This approach uses a chainable API which allows modules to be loaded asynchronously in a browser-friendly way, without AMD's less fluent syntax:

  .body(function() {
    // foo and bar are now loaded

John calls this style CMD, which stands for Chainable Module Definition. Although it seems like an obvious idea, it's new to me and I think it fits in well with other modern JavaScript libraries.


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Using jQuery UI with AMD

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As of version 1.11 you can use AMD with jQuery UI. RequireJS will work, or any other AMD compatible loader.

That means you can do this:

require(['jquery-ui/autocomplete'], function(autocomplete) {  
  autocomplete({ source: ['One', 'Two', 'Three'] }, '<input>')

Doesn't that look a lot better than what we had before (script tags, monolithic $)? The old Autocomplete style would have used $(selector).autocomplete, which is low on syntax but high in coupling. Even though Autocomplete's API is always going to be coupled to jQuery, I prefer the idea of being able to load it in a modular way, and to potentially be able to inject a different dependency.

The jQuery/jQuery UI stack is still more monolithic than some of the newer MVVM or component-based solutions, but this may help you use some AMD-based techniques with your existing jQuery UI projects.

Also, I know there's always someone who wants to point out how great Dojo is, so here's Dojo's AMD post from 2011.


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GitHub Avatar Chrome Extension, AMDClean

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GitHub Avatar Chrome Extension

GitHub Avatar Chrome Extension

Writing Firefox add-ons or Chrome extensions can be off-putting for those of us who are good at JavaScript but not so great at browser plugin APIs. Anas Nakawa sent in chrome-github-avatars (GitHub: anasnakawa / chrome-github-avatars, License: MIT) which is a Chrome extension for displaying GitHub avatars on the news feed page.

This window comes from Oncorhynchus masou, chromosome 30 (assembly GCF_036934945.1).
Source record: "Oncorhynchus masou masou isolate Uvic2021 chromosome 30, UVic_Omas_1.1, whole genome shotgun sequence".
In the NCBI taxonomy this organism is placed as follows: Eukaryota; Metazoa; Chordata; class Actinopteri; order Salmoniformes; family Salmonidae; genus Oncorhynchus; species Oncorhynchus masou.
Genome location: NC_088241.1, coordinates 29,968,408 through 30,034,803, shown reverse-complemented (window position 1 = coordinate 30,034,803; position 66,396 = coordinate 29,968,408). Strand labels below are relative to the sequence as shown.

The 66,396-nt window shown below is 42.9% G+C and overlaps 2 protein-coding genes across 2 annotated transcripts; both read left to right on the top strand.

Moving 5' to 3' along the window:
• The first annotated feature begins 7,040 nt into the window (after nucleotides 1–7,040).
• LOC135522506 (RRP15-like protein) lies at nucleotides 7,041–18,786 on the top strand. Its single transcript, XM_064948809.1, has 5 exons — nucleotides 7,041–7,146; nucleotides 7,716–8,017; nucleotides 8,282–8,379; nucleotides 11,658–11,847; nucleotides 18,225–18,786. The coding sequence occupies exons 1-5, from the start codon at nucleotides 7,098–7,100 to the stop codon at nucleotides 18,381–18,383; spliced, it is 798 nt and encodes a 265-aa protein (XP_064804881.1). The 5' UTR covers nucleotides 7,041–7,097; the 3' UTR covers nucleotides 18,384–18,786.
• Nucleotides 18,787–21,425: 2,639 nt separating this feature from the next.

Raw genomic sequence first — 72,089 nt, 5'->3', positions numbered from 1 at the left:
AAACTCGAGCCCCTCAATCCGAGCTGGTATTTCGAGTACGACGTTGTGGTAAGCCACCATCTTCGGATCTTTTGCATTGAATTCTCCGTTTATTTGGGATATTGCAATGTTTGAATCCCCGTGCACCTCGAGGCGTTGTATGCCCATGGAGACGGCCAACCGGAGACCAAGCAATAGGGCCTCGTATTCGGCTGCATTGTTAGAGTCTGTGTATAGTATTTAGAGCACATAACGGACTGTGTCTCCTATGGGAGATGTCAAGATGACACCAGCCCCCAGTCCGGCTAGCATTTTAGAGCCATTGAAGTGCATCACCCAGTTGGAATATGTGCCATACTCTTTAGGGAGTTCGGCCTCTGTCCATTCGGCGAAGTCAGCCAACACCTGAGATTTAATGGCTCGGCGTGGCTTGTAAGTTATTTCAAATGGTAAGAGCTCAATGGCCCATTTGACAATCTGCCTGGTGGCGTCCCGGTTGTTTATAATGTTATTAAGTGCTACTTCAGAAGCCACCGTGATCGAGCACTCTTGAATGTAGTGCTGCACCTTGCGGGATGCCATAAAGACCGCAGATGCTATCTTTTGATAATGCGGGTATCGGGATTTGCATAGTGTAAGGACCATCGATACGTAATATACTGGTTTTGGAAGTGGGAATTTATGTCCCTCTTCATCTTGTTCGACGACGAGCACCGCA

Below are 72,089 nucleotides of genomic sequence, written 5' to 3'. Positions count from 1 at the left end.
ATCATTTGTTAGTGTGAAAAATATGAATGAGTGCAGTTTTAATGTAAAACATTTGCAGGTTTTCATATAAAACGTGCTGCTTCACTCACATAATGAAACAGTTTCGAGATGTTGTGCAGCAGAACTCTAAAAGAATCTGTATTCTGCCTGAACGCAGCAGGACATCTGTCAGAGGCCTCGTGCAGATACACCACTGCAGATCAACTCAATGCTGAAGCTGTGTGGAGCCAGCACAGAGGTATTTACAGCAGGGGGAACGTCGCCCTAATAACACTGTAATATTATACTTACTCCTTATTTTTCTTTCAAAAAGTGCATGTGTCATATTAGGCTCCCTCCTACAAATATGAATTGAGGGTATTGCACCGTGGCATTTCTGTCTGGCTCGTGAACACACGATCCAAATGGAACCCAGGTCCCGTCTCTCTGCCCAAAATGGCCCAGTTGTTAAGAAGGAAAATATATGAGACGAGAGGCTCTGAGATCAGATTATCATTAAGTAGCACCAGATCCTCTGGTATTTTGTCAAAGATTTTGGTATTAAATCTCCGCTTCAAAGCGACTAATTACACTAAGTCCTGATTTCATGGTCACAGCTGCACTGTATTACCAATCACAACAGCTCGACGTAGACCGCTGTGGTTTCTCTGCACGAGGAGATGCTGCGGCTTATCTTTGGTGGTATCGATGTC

It might seem like a modest extension, but the reason I liked it was he used a Yeoman generator. Anas' project includes all the stuff I'm familiar with, like Bower and jQuery, but also things that I'm not too familiar with, like Chrome's manifest.json. It seems cool that you can use tools popular in the JavaScript community to create browser plugins.


AMDClean (GitHub: gfranko / amdclean, License: MIT) by Greg Franko is a build tool for converting AMD code into standard JavaScript that works with RequireJS's optimiser.

By incorporating amdclean.js into the build process, there is no need for Require or Almond.

Since AMDclean rewrites your source code into standard JavaScript, it is a great fit for JavaScript library authors who want a tiny download in one file after using the RequireJS Optimizer.

So, you get great code cleanliness with AMD, reduced file sizes, improved code readability, and easy integration with other developers who may not use AMD.

Greg notes that it also supports Grunt, so it should be easy to drop into your existing projects.